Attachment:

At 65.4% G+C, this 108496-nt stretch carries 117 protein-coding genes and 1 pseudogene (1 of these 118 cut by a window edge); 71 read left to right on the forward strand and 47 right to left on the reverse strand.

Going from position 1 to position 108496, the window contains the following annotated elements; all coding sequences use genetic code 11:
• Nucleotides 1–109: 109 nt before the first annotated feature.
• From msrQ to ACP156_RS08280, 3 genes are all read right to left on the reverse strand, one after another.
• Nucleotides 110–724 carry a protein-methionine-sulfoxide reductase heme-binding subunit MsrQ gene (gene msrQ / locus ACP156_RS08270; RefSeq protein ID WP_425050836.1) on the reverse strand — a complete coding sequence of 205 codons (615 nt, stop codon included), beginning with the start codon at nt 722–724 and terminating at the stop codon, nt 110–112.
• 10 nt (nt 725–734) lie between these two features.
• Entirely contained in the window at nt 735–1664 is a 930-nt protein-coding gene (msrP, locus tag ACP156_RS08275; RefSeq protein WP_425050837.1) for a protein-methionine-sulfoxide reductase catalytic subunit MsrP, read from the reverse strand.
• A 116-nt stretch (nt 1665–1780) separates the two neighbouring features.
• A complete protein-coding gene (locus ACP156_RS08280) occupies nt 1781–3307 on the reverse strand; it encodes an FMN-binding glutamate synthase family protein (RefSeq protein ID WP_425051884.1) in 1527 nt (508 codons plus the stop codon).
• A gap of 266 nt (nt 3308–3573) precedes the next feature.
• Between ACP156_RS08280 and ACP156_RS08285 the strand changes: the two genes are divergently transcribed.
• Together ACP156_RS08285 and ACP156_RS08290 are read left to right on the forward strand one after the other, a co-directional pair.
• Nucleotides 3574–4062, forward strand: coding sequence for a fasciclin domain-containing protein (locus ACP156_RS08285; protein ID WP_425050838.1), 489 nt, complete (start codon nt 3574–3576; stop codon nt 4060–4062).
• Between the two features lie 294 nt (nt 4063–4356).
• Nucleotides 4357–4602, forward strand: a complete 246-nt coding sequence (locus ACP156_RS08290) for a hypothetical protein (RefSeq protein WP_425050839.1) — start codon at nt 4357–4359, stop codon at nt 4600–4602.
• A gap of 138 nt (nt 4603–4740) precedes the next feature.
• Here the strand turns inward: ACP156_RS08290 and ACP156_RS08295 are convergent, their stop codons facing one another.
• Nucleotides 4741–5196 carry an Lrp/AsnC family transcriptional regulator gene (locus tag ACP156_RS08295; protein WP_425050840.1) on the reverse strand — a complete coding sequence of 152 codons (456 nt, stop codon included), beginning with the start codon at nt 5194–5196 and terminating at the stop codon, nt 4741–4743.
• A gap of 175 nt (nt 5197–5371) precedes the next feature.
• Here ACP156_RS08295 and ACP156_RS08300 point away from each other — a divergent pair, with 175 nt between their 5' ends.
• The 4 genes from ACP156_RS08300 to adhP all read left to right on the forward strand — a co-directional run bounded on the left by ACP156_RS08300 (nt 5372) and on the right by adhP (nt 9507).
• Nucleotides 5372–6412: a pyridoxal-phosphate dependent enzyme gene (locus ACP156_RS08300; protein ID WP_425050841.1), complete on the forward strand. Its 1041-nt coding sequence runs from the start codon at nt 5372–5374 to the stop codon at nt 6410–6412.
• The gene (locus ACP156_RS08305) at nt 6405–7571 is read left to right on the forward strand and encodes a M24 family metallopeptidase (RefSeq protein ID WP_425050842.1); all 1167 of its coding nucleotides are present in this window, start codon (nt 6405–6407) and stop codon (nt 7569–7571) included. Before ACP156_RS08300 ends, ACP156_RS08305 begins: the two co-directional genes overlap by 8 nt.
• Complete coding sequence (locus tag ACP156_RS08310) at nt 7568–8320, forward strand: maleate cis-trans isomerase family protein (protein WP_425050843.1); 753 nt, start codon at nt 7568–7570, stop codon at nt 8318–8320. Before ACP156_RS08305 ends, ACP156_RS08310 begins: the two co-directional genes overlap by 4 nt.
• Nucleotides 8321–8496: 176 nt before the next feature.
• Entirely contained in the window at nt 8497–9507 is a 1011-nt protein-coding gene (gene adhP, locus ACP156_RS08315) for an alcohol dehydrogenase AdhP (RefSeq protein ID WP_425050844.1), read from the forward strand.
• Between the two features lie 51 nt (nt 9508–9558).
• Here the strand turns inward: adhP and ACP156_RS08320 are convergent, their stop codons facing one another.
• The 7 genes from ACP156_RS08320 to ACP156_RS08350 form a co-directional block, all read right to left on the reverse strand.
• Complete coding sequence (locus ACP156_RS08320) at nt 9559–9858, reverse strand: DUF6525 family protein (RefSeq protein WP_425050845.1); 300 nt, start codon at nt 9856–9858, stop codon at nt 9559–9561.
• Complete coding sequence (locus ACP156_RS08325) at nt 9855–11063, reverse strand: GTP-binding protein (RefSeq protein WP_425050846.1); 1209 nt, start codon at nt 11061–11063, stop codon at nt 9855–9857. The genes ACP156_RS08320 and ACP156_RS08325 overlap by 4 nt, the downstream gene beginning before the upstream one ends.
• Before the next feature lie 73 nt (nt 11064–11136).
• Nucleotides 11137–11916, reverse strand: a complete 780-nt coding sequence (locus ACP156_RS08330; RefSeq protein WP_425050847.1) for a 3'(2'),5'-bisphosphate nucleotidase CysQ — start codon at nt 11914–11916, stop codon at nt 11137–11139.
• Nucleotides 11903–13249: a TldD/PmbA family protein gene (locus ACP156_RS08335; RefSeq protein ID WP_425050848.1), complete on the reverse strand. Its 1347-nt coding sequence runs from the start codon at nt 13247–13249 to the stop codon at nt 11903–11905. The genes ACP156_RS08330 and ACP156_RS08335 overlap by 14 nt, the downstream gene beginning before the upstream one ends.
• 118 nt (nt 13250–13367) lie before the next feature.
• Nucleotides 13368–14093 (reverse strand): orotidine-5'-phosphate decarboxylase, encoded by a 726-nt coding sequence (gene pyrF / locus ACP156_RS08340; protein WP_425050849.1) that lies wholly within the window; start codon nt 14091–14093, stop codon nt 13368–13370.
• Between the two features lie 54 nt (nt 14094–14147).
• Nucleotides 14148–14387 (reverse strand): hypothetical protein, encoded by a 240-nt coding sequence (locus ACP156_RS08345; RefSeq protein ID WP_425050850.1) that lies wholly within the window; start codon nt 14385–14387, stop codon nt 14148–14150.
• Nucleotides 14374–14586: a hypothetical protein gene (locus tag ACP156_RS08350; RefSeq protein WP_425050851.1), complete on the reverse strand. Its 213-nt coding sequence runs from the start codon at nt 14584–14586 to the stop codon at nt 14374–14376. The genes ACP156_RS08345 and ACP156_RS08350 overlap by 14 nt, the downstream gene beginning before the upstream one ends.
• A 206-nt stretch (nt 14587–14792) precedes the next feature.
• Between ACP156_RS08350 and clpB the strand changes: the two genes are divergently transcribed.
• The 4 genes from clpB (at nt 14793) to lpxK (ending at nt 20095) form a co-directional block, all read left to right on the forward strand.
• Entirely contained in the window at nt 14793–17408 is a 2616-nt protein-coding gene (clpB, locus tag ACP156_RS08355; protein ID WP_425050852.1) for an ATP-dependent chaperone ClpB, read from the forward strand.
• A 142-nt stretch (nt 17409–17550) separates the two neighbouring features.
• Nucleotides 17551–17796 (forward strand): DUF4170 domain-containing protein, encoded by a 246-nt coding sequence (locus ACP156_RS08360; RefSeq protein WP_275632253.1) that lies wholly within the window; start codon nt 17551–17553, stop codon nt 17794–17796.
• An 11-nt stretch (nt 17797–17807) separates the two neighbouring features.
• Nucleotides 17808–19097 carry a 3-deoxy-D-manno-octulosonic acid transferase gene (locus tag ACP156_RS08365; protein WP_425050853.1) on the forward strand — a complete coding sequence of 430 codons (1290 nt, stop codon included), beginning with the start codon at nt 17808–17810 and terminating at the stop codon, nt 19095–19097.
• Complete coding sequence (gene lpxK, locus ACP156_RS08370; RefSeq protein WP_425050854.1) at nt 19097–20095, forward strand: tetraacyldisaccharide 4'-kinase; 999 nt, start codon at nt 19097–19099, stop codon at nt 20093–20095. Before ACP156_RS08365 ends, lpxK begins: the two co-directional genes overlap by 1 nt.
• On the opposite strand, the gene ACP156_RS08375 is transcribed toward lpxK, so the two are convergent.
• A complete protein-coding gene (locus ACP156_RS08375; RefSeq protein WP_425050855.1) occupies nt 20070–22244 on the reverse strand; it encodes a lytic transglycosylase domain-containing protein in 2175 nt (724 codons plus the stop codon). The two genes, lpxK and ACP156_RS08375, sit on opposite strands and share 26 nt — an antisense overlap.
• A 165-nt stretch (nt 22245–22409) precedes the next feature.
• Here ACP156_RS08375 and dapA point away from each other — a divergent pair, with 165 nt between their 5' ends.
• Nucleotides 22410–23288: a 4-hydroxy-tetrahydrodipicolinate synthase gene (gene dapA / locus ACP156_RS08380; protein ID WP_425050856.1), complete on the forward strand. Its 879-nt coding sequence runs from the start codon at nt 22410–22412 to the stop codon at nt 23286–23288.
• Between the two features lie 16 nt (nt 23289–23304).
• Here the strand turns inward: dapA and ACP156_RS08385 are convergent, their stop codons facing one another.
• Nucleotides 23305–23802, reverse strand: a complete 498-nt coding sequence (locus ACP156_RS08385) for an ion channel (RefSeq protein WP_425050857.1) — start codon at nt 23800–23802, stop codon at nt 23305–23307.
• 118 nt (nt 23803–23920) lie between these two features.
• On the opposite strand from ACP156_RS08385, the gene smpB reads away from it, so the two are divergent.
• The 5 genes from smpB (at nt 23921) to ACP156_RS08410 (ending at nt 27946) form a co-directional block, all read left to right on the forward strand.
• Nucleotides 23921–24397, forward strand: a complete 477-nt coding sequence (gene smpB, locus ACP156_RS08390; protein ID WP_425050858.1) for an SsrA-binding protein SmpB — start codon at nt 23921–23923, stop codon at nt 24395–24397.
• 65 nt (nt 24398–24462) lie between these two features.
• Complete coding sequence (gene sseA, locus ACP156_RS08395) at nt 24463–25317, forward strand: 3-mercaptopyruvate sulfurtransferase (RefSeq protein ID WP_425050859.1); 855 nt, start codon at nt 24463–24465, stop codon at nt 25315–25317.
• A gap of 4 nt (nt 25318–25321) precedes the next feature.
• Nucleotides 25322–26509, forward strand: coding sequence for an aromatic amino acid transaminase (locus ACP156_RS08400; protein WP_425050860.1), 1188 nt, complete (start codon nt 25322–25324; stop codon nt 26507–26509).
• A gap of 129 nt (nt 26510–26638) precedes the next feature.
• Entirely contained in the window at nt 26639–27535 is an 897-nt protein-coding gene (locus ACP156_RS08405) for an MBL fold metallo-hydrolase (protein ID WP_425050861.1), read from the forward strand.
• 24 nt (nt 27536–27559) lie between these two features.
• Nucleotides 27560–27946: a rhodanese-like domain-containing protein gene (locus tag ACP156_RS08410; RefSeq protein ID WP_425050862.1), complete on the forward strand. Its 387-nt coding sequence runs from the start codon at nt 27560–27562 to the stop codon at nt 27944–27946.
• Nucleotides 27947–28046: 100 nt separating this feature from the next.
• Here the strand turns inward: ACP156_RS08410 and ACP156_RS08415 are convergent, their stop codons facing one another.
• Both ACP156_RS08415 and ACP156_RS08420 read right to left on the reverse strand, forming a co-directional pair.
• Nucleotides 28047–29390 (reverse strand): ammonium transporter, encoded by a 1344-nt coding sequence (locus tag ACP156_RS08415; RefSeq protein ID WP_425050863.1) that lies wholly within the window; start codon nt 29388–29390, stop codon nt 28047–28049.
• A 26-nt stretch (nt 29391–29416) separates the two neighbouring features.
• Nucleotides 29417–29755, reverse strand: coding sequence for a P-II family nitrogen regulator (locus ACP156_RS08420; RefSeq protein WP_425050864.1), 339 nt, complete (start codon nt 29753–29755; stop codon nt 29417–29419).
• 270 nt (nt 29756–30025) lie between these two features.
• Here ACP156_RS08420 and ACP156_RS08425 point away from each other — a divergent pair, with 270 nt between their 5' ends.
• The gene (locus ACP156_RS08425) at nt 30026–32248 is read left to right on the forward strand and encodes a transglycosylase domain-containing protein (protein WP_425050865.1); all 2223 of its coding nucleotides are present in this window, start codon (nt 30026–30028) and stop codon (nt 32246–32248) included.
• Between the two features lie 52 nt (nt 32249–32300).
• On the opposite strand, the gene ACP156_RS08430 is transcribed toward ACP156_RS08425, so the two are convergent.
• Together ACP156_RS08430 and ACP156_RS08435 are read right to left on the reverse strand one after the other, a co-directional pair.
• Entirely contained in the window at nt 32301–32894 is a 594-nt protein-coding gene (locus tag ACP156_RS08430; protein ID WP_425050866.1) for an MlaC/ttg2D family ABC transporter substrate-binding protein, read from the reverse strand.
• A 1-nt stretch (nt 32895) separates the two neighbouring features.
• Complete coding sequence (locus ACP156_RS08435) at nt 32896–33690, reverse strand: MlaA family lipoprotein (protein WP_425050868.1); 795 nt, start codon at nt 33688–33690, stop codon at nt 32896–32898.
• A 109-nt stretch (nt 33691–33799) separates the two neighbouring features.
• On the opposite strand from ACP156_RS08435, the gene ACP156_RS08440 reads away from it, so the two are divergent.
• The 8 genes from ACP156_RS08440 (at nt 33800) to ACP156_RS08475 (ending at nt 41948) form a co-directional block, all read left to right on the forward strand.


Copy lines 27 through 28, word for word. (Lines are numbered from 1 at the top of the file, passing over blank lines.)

• Between the two features lie 51 nt (nt 9508–9558).
• Here the strand turns inward: adhP and ACP156_RS08320 are convergent, their stop codons facing one another.